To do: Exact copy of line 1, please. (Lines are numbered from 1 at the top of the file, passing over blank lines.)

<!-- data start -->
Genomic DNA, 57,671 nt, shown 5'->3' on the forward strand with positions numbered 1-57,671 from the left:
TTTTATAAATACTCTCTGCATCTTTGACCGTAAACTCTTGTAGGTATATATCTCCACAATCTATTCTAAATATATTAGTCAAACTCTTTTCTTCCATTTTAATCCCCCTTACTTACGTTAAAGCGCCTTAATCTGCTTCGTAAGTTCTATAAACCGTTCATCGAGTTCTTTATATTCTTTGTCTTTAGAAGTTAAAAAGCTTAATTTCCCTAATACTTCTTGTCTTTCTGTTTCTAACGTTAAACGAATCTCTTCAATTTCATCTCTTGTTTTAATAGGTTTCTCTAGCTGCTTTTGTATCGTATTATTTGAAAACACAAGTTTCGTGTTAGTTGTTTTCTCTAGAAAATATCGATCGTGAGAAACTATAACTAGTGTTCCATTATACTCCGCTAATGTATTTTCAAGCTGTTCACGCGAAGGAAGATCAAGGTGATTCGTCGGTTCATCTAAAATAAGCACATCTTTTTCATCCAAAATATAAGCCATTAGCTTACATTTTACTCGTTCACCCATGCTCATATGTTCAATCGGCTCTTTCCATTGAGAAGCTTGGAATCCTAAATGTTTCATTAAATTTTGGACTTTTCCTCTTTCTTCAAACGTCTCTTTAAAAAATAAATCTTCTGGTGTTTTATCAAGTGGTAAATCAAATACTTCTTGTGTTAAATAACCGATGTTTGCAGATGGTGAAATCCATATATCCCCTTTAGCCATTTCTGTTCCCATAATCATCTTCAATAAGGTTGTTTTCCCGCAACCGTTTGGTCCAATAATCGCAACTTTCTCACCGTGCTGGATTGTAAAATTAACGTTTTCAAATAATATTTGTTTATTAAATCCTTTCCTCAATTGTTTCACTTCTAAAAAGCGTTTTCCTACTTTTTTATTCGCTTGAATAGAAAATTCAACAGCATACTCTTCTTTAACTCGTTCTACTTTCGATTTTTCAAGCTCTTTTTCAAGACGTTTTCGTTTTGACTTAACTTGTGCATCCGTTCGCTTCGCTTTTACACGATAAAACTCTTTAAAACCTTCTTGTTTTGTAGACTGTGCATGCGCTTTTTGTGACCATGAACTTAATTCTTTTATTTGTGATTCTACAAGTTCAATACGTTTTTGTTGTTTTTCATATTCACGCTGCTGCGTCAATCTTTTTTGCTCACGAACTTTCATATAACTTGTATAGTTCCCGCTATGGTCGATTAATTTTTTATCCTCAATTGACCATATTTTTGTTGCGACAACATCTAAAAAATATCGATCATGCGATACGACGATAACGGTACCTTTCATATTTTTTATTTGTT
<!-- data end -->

Genomic DNA, 57,671 nt, shown 5'->3' on the forward strand with positions numbered 1-57,671 from the left: